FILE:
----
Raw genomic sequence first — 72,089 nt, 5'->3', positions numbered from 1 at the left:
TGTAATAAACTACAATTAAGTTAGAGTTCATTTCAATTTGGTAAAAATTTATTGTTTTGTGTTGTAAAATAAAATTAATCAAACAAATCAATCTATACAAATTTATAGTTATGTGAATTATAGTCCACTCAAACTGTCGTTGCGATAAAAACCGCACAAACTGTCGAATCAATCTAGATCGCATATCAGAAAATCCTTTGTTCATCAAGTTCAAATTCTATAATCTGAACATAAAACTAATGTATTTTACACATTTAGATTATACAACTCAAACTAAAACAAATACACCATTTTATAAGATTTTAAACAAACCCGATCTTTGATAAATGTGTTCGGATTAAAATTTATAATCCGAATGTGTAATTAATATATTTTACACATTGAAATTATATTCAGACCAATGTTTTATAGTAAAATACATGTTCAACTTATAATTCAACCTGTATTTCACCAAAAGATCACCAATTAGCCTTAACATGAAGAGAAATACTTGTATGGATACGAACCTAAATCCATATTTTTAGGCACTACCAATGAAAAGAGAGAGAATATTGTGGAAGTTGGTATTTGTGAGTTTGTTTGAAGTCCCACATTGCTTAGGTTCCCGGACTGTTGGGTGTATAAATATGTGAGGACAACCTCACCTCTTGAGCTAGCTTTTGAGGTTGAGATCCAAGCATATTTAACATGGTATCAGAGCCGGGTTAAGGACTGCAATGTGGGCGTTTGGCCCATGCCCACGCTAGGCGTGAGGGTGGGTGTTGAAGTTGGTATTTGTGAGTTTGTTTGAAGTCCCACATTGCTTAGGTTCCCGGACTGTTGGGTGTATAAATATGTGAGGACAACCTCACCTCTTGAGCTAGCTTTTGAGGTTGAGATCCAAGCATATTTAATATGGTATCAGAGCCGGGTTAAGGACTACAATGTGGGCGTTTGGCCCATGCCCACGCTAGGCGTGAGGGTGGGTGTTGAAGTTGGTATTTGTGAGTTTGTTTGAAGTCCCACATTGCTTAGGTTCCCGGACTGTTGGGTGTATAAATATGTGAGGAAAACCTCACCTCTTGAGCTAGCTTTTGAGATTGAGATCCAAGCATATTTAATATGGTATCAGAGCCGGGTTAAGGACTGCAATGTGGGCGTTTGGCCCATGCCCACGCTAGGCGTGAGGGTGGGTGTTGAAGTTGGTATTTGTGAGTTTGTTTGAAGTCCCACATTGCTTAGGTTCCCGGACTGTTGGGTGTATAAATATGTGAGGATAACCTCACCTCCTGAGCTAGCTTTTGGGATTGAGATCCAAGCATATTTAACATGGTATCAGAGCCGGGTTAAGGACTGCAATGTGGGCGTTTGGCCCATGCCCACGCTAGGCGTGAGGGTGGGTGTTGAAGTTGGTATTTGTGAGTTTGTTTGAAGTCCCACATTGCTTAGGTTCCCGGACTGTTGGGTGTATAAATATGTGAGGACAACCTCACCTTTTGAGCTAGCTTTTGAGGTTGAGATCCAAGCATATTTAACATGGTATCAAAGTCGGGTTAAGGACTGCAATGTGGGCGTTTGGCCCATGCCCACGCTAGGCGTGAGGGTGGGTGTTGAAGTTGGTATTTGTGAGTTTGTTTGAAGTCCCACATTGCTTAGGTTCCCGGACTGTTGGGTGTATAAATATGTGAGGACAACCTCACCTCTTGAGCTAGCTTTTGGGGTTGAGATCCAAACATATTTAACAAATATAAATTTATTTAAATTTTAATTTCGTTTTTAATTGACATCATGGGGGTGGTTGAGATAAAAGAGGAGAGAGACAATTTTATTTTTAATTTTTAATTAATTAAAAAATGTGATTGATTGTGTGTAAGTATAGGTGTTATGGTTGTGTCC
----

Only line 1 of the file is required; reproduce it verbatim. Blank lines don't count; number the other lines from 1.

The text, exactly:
Raw genomic sequence first — 72,089 nt, 5'->3', positions numbered from 1 at the left: